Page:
When you think of buying a cruiser motorcycle, what does the future look like to you? Are you using it as a daily commuter and a now-and-then long weekend trip? Do you see yourself dressing the part of a leather blue jean cowboy and hooking up with other bikers to go for some brotherly rides together? Do you actually just want to own the bike because it will be beautiful to look at, perhaps even enter it into shows, but not really rack up the miles? Or perhaps you want to dress up like Peter Fonda and cruise your Captain America replica up and down the Oregon Coast? You wouldn’t be the first!

Knowing the answers to these questions will assist you down the path of selection.

Experience

If you’re a new rider and you think a cruiser is right for you, it’s important not to go too large from the get-go. Dropping a full dresser with just a few weeks or months under your belt can be expensive and leave a bad taste in your mouth about riding all together. There are those who chose a large bike to start with, dumped it, sold it back to the dealer and said goodbye to their dream of riding almost as quickly as they got started. Don’t let that be the case for you.

Photo: Honda’s Rebel 250 is a popular starter bike new riders can use to graduate to a larger bike once they’ve put a few thousand miles under their belts. Resale values are solid as a rock.

It’s simple enough to start off with a small bike and graduate yourself up to your dream bike over months and miles of experience. We’d like to say putting 3,000-5,000 miles under your belt in the first year of riding is enough to hit the comfort level of moving up to the next size bike, but of course everyone is different, so this is just a rule-of-thumb to work with. In the end only you can know when you’re comfortable to go to the next level.

Another nice thing about starting small is you can buy a used bike and turn around and sell it shortly after getting back as much or more than you paid for it.

Nice starter bikes in the cruiser category include Honda’s Rebel, Suzuki’s TU 250X, Royal Enfield’s Bullet series and Yamaha’s V-Star 250. None of these will achieve your dream of riding a hog just yet, but they will provide the means to hone the skills you need to ride a larger bike later. And they all have a good return on value when it’s time to resell.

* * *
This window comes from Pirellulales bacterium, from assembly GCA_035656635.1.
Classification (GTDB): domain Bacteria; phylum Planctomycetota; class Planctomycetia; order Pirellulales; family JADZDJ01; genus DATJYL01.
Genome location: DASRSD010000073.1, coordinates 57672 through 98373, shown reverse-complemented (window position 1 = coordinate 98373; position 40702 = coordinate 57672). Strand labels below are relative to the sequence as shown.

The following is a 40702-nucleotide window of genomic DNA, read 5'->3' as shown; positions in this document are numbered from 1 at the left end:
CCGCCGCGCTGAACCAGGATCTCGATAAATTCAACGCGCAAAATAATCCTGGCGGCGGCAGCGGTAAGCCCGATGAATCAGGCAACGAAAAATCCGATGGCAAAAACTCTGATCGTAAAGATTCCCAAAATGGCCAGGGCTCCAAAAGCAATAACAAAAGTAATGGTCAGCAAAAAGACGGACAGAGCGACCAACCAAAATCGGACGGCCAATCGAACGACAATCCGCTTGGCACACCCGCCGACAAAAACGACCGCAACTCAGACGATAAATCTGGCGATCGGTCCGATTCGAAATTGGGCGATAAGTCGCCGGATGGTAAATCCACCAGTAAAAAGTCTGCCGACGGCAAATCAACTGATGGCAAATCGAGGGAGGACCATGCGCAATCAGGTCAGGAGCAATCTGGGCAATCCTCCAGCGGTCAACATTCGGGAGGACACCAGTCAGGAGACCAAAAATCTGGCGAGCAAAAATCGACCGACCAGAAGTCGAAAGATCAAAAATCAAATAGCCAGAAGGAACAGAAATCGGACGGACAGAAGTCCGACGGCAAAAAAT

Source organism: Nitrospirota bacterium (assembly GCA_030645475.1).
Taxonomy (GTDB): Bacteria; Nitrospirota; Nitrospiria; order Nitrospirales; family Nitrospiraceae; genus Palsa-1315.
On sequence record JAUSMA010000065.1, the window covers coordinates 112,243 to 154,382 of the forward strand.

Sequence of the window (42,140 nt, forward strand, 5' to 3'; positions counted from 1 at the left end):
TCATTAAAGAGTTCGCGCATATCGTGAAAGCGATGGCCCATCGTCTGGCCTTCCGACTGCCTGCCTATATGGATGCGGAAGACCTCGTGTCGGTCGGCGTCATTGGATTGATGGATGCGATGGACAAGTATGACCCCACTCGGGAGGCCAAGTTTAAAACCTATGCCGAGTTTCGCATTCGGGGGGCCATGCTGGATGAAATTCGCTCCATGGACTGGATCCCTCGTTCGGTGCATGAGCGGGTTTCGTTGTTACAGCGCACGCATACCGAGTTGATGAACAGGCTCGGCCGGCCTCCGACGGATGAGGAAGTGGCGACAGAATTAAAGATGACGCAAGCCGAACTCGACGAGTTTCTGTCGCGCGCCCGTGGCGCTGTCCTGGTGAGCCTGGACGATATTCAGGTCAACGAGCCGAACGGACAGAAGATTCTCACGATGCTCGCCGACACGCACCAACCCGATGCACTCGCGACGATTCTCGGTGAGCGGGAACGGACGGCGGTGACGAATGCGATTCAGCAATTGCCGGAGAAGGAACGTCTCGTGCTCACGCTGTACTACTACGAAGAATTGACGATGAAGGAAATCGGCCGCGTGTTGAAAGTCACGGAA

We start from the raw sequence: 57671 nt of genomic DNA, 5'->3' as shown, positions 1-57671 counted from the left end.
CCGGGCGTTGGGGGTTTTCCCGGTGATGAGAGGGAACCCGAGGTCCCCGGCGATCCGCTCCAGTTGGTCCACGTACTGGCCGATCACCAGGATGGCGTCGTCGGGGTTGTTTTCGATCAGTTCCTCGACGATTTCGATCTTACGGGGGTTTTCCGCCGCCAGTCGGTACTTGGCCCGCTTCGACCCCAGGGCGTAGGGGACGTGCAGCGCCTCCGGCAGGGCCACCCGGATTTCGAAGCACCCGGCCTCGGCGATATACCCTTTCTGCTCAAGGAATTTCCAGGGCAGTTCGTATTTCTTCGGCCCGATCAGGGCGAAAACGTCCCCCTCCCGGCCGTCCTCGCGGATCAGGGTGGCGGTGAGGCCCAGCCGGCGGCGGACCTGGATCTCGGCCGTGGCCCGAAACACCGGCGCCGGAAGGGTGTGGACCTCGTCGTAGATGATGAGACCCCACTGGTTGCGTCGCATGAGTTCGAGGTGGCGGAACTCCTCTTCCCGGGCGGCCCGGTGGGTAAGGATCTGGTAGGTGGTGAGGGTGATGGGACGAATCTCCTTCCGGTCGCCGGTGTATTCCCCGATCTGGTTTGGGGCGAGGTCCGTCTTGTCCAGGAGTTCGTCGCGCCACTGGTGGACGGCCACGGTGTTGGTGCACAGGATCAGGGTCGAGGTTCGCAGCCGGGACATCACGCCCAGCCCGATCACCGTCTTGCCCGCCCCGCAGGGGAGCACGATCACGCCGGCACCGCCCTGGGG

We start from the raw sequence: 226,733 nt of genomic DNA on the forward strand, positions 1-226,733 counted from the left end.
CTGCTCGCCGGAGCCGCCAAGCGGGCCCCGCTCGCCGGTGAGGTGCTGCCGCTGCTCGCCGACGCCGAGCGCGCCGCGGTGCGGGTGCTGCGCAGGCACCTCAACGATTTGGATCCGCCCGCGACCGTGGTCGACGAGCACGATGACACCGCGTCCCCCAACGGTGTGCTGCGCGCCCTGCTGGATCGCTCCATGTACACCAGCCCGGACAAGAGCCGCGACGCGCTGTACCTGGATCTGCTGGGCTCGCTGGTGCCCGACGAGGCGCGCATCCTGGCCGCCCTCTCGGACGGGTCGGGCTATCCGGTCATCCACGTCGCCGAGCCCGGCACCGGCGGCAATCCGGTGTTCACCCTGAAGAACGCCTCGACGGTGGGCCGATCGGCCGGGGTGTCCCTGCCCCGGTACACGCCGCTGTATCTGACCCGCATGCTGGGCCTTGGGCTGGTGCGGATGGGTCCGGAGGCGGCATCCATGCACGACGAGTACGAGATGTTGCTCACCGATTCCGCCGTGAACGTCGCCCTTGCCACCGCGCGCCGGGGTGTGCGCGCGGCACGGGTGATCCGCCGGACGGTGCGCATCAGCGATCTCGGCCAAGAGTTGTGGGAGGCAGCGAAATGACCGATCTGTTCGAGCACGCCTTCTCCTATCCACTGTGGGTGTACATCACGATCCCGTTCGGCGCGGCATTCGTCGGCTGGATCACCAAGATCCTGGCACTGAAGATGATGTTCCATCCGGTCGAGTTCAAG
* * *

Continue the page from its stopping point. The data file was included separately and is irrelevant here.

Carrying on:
And don’t let the Harley salesperson tell you a Sportster 883 is a good starter bike – it is not. Too much bike for the beginning rider. Note all the bikes mentioned here are 500cc’s and below. Let’s be logical.

If you’ve been riding for some time and your skills and agility are at the point you can handle a larger bike, then the world is your oyster. If you’re moving from the under 500cc category, we’d advise you consider a 600-1,000cc bike. Maybe one more buy and sell experience before jumping into a Triumph Rocket III, H-D Fatboy or otherwise.

Where will you fit in?


The type of bike you choose will be considered a statement to others about who you are. If you buy a Harley, it’s like you’re in a special club of Harley enthusiasts wherever you go and many will expect you to have a loyalty to the Bar & Shield and of course America. Yeah – so don’t think you’re gonna be a big hit at the VTX owners group meeting next month – you won’t be. Visa versa if you bought the VTX and think you’re going to pair up with the local HOG chapter. That’s just not gonna happen.

Possibly all this tribal bah-bah means nothing to you and you don’t plan on pairing up with anyone. Then you just get the bike that’s right for you and enjoy the ride!

What's your budget?

Typical price on a full size cruiser runs the gamut from $5,000 to $50,000. Know how much you want to spend and why before you have your first meet and greet with the friendly salesman. A word of caution here, many farkled up cruisers that were bought using second mortgages just prior to the great recession wound up back in the used bike corral when many Americans had gone well beyond their means with their bike purchase. Don’t be a victim to that type of thing. Your bank may be happy to give you all the money you want, but what would you do if…
And it’s not just the price of the bike to consider, but you will also want to account for any additional mods you’ll want to add right away. These can come as third party product purchases, or in some cases special packages are available by the model. Practical add-ons include luggage, a wind screen, amped up suspension, a custom fitted seat, bar risers and Kevlar brake lines.

Less practical add-ons might include a revised exhaust that is sooooo noisy you’re mother knows where you are at all times, leather fringe from bar to bar, custom paint and that cute little bell everyone has affixed to the bottom of the frame.

Add-ons and modifications are what makes the bike your bike. Should you go for the dealer offered suspension package, or could you better spend that same money investing in a better suspension setup that’s right for you?